Drought conditions persist along Missouri River basin

The Cox family from Wardsville visited Deborah Cooper Park at Adrian's Island Thursday to see the new park's features. Kaleb, left, and his siter, Chloe, second from right, joined their parents Terry and Carol, for a brief tour of the park and to stop and look out over the Missouri River, where they noticed a sand bar visible in the distance. The water level has dropped in recent weeks as drought conditions persist along the Missouri River Basin.

Despite improved runoff in June, water conservation measures will continue for the second half of the navigation season along the Missouri River.

That was the message from officials with the U.S. Army Corps of Engineers during a media briefing this week.

"Heavy rain in mid-June on the upper Yellowstone River, coincided with mountain snowmelt increasing inflows into Garrison Dam Reservoir in North Dakota," said John Remus, chief of the U.S. Army Corps of Engineers' Missouri River Basin Water Management Division. "While soil moisture has improved in some areas over the last month, drought conditions persist across much of the Missouri River basin and reservoir levels remain below normal."

Due to the ongoing drought and the amount of water stored in the reservoir system, water conservation measures will likely continue through the remainder of 2022 and into 2023. The winter release rate from Gavins Point Dam in South Dakota, the southern most Corps dam on the Missouri, will likely be at a minimum rate of 12,000 cubic feet per second.

Mountain snowpack in the upper Missouri River Basin has melted. Mountain snowpack normally peaks near April 17, but this year it peaked May 3.

"Now that the snow has melted, we expect to see system storage decline as we make releases during the drier summer and fall periods to meet our authorized purposes," said Remus.

On a related note, the U.S. Drought Monitor, which shows the location and intensity of drought across the country, is showing abnormally dry and moderate drought areas expanding in Missouri, with a small area of south central Missouri considered in severe drought condition.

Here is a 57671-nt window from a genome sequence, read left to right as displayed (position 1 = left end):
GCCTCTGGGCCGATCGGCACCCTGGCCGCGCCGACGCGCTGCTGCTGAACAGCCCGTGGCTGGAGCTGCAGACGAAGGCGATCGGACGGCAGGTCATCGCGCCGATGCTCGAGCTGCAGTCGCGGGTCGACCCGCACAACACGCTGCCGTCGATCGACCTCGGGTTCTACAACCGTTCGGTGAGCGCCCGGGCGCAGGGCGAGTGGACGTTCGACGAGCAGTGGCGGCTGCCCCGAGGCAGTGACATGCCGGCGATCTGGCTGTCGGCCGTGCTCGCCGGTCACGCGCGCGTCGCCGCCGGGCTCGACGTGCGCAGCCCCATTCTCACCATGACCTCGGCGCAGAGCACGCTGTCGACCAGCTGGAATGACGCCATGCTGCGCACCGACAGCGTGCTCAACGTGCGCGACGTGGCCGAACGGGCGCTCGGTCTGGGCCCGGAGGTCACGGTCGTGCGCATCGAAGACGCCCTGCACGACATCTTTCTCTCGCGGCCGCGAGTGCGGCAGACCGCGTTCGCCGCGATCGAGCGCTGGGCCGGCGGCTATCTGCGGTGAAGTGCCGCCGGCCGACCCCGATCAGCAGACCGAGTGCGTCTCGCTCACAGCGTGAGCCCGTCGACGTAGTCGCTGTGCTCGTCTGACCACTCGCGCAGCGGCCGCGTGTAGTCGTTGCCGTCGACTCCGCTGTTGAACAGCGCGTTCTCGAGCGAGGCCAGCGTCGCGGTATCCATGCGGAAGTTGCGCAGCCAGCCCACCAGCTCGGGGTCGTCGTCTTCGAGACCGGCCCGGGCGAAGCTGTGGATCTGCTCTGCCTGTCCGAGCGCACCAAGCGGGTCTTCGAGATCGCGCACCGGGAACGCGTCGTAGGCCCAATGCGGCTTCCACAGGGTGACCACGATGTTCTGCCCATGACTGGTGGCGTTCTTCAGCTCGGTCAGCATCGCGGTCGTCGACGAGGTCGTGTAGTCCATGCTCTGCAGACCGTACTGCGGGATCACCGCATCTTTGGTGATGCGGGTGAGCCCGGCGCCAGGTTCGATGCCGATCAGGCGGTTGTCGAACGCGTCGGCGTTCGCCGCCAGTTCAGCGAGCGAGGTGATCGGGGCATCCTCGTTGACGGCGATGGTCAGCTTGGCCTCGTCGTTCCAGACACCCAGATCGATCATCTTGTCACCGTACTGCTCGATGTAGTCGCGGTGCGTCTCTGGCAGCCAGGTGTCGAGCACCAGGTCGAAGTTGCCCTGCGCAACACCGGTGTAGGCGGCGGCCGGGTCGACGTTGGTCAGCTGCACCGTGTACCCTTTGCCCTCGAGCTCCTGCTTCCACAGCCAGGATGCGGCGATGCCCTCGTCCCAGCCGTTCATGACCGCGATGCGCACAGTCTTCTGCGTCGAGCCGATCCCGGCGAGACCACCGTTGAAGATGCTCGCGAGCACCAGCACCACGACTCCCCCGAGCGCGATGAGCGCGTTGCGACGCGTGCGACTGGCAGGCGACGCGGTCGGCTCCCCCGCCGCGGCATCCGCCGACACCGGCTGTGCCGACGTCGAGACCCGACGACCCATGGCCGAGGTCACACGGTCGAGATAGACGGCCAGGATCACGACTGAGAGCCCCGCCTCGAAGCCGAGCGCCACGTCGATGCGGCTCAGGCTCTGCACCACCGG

The map, which was updated Thursday morning, showed most of the southern half of the state, and up to the St. Louis area, with abnormally dry conditions. There's a section of counties along the southern border with Arkansas, from Stone County to Mississippi County, considered to be in moderate drought. Portions of five counties, Howell, Oregon, Carter, Shannon and Ripley, also on the Arkansas border, are considered to be in severe drought. The Kansas City area and the northern part of the state, up to the Iowa border, do not have drought conditions.

Abnormally dry is used to classify as an area that may be going into or out of a drought. Moderate drought is used for areas where some damage to crops has been reported and streams, reservoirs or wells are at low levels. Severe drought areas are where crop and pasture loss has been reported and water shortages are common.

Here in Central Missouri, most of the area is considered abnormally dry. This includes the northern portion of Cole County, eastern Osage County, southern Miller County and all of Callaway County. Northern Moniteau County is also listed as abnormally dry. However, the extreme northern portion of Moniteau, around Jamestown and across the Missouri River toward Ashland in Boone County, is considered to have moderate drought conditions. Morgan County does not have drought conditions.

With the release of this information and this week's extreme heat conditions, the Missouri fire marshal is asking residents to be cautious when considering any outdoor burning.